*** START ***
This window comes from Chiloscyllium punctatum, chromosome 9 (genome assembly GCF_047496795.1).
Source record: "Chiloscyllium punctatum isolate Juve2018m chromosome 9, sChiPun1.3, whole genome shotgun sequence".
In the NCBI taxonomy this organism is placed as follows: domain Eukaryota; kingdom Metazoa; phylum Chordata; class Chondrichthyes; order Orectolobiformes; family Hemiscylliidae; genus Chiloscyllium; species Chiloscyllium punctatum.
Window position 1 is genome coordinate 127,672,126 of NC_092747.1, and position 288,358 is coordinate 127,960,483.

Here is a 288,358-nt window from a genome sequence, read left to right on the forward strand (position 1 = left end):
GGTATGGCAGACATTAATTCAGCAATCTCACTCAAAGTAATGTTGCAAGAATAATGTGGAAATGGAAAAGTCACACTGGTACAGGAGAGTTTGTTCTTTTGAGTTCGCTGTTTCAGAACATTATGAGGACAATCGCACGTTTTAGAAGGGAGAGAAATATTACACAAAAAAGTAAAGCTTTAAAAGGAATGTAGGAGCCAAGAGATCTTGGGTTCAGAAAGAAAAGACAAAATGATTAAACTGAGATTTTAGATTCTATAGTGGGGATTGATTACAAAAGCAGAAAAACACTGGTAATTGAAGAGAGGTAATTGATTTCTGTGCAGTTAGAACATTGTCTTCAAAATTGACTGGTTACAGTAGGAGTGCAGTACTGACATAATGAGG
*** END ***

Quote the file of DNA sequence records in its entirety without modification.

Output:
This window comes from Chiloscyllium punctatum, chromosome 9 (genome assembly GCF_047496795.1).
Source record: "Chiloscyllium punctatum isolate Juve2018m chromosome 9, sChiPun1.3, whole genome shotgun sequence".
In the NCBI taxonomy this organism is placed as follows: domain Eukaryota; kingdom Metazoa; phylum Chordata; class Chondrichthyes; order Orectolobiformes; family Hemiscylliidae; genus Chiloscyllium; species Chiloscyllium punctatum.
Window position 1 is genome coordinate 127,672,126 of NC_092747.1, and position 288,358 is coordinate 127,960,483.

Here is a 288,358-nt window from a genome sequence, read left to right on the forward strand (position 1 = left end):
GGTATGGCAGACATTAATTCAGCAATCTCACTCAAAGTAATGTTGCAAGAATAATGTGGAAATGGAAAAGTCACACTGGTACAGGAGAGTTTGTTCTTTTGAGTTCGCTGTTTCAGAACATTATGAGGACAATCGCACGTTTTAGAAGGGAGAGAAATATTACACAAAAAAGTAAAGCTTTAAAAGGAATGTAGGAGCCAAGAGATCTTGGGTTCAGAAAGAAAAGACAAAATGATTAAACTGAGATTTTAGATTCTATAGTGGGGATTGATTACAAAAGCAGAAAAACACTGGTAATTGAAGAGAGGTAATTGATTTCTGTGCAGTTAGAACATTGTCTTCAAAATTGACTGGTTACAGTAGGAGTGCAGTACTGACATAATGAGG